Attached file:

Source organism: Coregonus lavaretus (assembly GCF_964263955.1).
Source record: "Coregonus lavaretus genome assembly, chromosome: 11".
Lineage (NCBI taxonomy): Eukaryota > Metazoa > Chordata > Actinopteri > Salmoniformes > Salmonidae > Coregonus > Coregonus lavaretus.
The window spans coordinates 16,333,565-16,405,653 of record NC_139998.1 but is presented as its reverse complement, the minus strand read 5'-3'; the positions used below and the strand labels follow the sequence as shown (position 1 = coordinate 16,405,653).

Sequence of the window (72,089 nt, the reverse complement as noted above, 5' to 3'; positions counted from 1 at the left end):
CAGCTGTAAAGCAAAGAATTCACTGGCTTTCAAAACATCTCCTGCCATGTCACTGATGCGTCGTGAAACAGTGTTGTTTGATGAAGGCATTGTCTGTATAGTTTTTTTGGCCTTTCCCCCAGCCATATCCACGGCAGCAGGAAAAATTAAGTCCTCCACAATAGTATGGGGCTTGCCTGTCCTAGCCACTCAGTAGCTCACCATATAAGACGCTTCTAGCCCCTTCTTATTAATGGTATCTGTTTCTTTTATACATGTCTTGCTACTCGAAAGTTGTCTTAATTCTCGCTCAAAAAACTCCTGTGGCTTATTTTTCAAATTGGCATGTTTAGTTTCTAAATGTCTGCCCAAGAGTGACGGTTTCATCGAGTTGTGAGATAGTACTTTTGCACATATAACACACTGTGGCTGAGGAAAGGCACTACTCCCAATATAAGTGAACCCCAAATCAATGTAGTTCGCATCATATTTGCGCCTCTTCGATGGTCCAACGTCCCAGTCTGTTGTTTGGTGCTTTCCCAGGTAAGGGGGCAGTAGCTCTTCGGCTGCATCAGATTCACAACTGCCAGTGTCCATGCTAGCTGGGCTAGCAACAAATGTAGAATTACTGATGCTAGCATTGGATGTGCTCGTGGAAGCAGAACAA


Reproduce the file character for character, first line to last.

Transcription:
Source organism: Coregonus lavaretus (assembly GCF_964263955.1).
Source record: "Coregonus lavaretus genome assembly, chromosome: 11".
Lineage (NCBI taxonomy): Eukaryota > Metazoa > Chordata > Actinopteri > Salmoniformes > Salmonidae > Coregonus > Coregonus lavaretus.
The window spans coordinates 16,333,565-16,405,653 of record NC_139998.1 but is presented as its reverse complement, the minus strand read 5'-3'; the positions used below and the strand labels follow the sequence as shown (position 1 = coordinate 16,405,653).

Sequence of the window (72,089 nt, the reverse complement as noted above, 5' to 3'; positions counted from 1 at the left end):
CAGCTGTAAAGCAAAGAATTCACTGGCTTTCAAAACATCTCCTGCCATGTCACTGATGCGTCGTGAAACAGTGTTGTTTGATGAAGGCATTGTCTGTATAGTTTTTTTGGCCTTTCCCCCAGCCATATCCACGGCAGCAGGAAAAATTAAGTCCTCCACAATAGTATGGGGCTTGCCTGTCCTAGCCACTCAGTAGCTCACCATATAAGACGCTTCTAGCCCCTTCTTATTAATGGTATCTGTTTCTTTTATACATGTCTTGCTACTCGAAAGTTGTCTTAATTCTCGCTCAAAAAACTCCTGTGGCTTATTTTTCAAATTGGCATGTTTAGTTTCTAAATGTCTGCCCAAGAGTGACGGTTTCATCGAGTTGTGAGATAGTACTTTTGCACATATAACACACTGTGGCTGAGGAAAGGCACTACTCCCAATATAAGTGAACCCCAAATCAATGTAGTTCGCATCATATTTGCGCCTCTTCGATGGTCCAACGTCCCAGTCTGTTGTTTGGTGCTTTCCCAGGTAAGGGGGCAGTAGCTCTTCGGCTGCATCAGATTCACAACTGCCAGTGTCCATGCTAGCTGGGCTAGCAACAAATGTAGAATTACTGATGCTAGCATTGGATGTGCTCGTGGAAGCAGAACAA